by: Steven M. Swirsky, Adam C. Abrahms, and D. Martin Stanberry
On Monday October 1, 2013, the Board published a Notice in the Federal Register to the NLRB’s website that supplements the effects of the Contingency Plan that we examined at outset of the government shutdown and NLRB furlough. Significantly, the Notice answers some of the important practical questions confronting employers, unions and employees with business before the Board.
With respect to time limits for filings with the agency, according to the Notice, the Board has unilaterally granted an extension of the time to file or serve most documents (with some exceptions) equal to the number of days (including partial days) that the shutdown lasts. With regards to representation elections and hearings scheduled for October 1 – 11, they are postponed indefinitely.
Significantly, the Notice makes clear that the extension of time does not apply to the 6-month statute of limitations applicable to filing charges under Section 10(b) of the National Labor Relations Act. In the Notice, the Board recommends that anyone who wishes to file a charge while the NLRB is shut down do so by faxing a copy of the charge to the appropriate Regional Office. Anyone doing this would be well advised to keep records and evidence such as confirmations of transmittal, so that they can, if necessary, show when their charges were sent to and received by the Board’s fax numbers.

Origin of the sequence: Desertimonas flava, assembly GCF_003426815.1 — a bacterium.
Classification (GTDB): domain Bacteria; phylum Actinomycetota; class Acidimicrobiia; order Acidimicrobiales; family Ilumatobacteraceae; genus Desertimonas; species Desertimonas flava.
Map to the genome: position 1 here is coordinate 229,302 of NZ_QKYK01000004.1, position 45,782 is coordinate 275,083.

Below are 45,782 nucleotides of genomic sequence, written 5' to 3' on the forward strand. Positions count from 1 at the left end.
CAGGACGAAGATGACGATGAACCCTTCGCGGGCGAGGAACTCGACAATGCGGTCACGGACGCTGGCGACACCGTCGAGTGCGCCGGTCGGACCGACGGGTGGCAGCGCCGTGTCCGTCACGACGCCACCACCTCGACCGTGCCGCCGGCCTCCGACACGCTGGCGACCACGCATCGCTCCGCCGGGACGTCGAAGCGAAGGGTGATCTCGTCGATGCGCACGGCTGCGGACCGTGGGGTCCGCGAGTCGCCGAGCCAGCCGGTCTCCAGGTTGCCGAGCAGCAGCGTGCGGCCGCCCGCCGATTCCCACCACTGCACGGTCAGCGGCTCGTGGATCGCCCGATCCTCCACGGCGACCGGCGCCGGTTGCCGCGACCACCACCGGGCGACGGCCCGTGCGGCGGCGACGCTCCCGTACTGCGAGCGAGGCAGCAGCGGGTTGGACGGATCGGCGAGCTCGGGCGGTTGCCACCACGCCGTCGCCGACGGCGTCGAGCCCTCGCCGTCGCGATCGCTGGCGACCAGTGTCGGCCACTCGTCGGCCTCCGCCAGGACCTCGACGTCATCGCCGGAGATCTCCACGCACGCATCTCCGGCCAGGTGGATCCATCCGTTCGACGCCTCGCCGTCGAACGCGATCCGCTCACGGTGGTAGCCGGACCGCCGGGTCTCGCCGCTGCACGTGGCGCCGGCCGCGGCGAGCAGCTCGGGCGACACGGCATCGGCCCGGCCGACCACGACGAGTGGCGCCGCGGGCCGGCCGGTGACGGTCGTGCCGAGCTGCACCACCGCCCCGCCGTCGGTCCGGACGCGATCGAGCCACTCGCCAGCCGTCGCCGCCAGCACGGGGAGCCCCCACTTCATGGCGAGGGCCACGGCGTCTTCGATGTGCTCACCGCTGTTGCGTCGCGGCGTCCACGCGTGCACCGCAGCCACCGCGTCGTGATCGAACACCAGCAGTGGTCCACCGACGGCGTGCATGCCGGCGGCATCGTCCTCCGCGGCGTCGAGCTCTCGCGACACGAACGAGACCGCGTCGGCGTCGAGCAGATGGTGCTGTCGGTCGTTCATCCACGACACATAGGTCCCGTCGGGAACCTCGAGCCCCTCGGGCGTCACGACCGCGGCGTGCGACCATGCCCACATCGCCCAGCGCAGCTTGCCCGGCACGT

As frustration with the furlough continues to mount, it seems the agency has taken action that, whether intentionally or inadvertently, is likely to aggravate the impact of the shutdown on the labor and management communities by prohibiting public access to existing resources such as the research and other informational functions typically available on the Board’s website. While we do not know whether this was required by the Contingency Plan or some other dictate, it is worth noting that at least at this time, the websites of other federal agencies in the labor and employment arena, such as those of the Equal Employment Opportunity Commission, the Federal Mediation and Conciliation Service and the Department of Labor’s, remain functional.